Spiritual formation is one of those ephemeral, religious-y terms that seems to mean something so crucial and yet slips away from easy definition. What does it mean to pursue spiritual formation? Does it just mean reading the Bible all the time? Are we talking about praying a lot? What are we actually talking about when we say spiritual formation?
All Souls understands spiritual formation as the intentional and life-long process of being formed by God into the likeness of Christ through the Holy Spirit, for God’s glory and the blessing of our world. It is important to remember that our formation is entirely tied to God. God is the one inviting us to be formed, God enables us to be formed, and God’s image is the one into which we are being formed.
Christian tradition teaches that our whole beings matter to God. Necessarily then, spiritual formation involves our whole person. The way we think, how we understand the Bible, and how we perceive and interact with the wider world are all part of how we are spiritually formed. At All Souls this plays out as engaging with the weekly sermon, joining a community group, and taking part in thoughtful study, such as at Tuesday Conversation or one of our book studies.
However, we’re not merely thinking creatures. What we do in the world matters to our formation, too. Taking real, tangible action for the benefit of those around us is an important part of the journey of Christian formation. This can look like volunteering in our community or church, serving others or practicing simple acts of grace and mercy. Besides learning to be more gracious people in the regular course of life All Souls connects folks to serve with Boulder organizations like Mother House, Boulder County Cares and BoHo.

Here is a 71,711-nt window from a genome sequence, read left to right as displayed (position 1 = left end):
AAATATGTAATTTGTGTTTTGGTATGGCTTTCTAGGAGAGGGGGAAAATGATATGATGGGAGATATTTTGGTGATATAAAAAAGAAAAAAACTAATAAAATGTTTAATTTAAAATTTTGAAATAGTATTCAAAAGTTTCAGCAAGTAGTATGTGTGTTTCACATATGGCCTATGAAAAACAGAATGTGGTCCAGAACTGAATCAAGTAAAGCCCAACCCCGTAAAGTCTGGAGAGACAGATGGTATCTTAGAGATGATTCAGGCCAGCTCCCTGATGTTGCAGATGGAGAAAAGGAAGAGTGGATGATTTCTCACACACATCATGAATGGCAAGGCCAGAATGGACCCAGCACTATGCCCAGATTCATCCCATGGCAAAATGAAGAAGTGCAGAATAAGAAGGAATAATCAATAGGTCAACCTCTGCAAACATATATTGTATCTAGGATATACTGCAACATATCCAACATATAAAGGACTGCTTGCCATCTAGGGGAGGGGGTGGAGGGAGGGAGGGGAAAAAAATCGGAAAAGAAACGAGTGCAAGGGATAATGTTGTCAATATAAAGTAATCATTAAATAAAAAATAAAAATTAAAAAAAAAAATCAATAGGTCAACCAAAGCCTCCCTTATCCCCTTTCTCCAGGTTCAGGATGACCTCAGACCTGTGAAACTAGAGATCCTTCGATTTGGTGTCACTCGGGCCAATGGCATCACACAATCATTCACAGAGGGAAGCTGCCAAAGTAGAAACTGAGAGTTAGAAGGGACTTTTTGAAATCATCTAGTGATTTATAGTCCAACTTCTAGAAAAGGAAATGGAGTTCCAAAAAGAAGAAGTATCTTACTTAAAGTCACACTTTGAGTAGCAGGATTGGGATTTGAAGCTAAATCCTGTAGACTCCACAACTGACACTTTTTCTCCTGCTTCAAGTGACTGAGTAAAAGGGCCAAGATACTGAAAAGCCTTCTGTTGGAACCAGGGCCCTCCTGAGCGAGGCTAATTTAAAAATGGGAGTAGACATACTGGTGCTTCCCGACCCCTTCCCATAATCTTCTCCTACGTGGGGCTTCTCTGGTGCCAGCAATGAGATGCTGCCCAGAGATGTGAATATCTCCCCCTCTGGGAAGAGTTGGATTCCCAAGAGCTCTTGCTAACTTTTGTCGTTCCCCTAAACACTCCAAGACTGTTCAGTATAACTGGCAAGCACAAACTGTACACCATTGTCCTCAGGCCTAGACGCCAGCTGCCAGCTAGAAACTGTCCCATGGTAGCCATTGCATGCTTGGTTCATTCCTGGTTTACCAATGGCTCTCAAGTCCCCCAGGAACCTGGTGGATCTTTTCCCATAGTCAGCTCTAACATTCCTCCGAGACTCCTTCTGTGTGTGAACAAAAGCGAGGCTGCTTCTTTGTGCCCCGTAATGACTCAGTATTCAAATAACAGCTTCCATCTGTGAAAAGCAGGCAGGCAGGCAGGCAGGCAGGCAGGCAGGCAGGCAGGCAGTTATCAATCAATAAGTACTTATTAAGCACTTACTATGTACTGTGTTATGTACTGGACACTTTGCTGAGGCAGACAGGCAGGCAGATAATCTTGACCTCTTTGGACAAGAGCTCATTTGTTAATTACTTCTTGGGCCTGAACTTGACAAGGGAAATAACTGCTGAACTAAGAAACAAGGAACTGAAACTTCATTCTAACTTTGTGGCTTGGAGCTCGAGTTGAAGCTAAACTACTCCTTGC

What is less often seen as part of our spiritual formation is simply being present to God. In 2 Corinthians, Paul reminds us that simply to look at God is a transformative experience (2 Corinthians 3:18). In history this aspect of formation has been called contemplation. Through becoming increasingly present to God in our day-to-day lives, we find ourselves gentler, more compassionate, more gracious and loving. We find ourselves formed into someone more like Christ.
Learning to be present to God takes practice and will likely get more difficult before it gets easier. One of the initial challenges is quieting the constant chatter in our minds, putting down our cell phones, and being quiet for a little while. That can be hard work in our fast paced world of to-do lists and obligations! At All Souls, we encourage engaging in this type of presence via ancient practices like walking a labyrinth and contemplative prayers as well as learning from our own experiences by telling our stories. These are old practices that modern Christians are rediscovering. In them many are experiencing the gracious and merciful God they’ve longed for and are being animated to be gentle with themselves and others because of this encounter.
For a practical guided to a few specific practices that help us be more deeply present to God, ourselves, and each other check out our Contemplative Resource Guide. Additionally, please explore the resources below for different ways to pray or to learn more about contemplation and the inner life. If you are interested in learning more or want to try some practices with others please contact Adam Bailon.